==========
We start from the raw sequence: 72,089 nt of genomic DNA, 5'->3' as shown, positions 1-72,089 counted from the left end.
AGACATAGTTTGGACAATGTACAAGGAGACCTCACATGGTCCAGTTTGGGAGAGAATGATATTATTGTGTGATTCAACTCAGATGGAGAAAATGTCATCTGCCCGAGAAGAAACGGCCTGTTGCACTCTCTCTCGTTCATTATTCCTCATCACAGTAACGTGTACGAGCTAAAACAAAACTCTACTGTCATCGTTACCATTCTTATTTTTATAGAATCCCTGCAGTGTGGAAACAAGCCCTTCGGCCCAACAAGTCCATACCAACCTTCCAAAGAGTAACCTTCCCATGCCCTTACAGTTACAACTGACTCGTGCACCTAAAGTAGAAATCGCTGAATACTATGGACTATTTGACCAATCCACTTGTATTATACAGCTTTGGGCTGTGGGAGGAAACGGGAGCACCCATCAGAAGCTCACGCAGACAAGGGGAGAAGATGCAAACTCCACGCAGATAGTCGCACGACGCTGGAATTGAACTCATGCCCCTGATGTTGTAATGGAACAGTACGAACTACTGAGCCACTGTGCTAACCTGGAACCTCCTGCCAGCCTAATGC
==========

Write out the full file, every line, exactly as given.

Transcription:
We start from the raw sequence: 72,089 nt of genomic DNA, 5'->3' as shown, positions 1-72,089 counted from the left end.
AGACATAGTTTGGACAATGTACAAGGAGACCTCACATGGTCCAGTTTGGGAGAGAATGATATTATTGTGTGATTCAACTCAGATGGAGAAAATGTCATCTGCCCGAGAAGAAACGGCCTGTTGCACTCTCTCTCGTTCATTATTCCTCATCACAGTAACGTGTACGAGCTAAAACAAAACTCTACTGTCATCGTTACCATTCTTATTTTTATAGAATCCCTGCAGTGTGGAAACAAGCCCTTCGGCCCAACAAGTCCATACCAACCTTCCAAAGAGTAACCTTCCCATGCCCTTACAGTTACAACTGACTCGTGCACCTAAAGTAGAAATCGCTGAATACTATGGACTATTTGACCAATCCACTTGTATTATACAGCTTTGGGCTGTGGGAGGAAACGGGAGCACCCATCAGAAGCTCACGCAGACAAGGGGAGAAGATGCAAACTCCACGCAGATAGTCGCACGACGCTGGAATTGAACTCATGCCCCTGATGTTGTAATGGAACAGTACGAACTACTGAGCCACTGTGCTAACCTGGAACCTCCTGCCAGCCTAATGC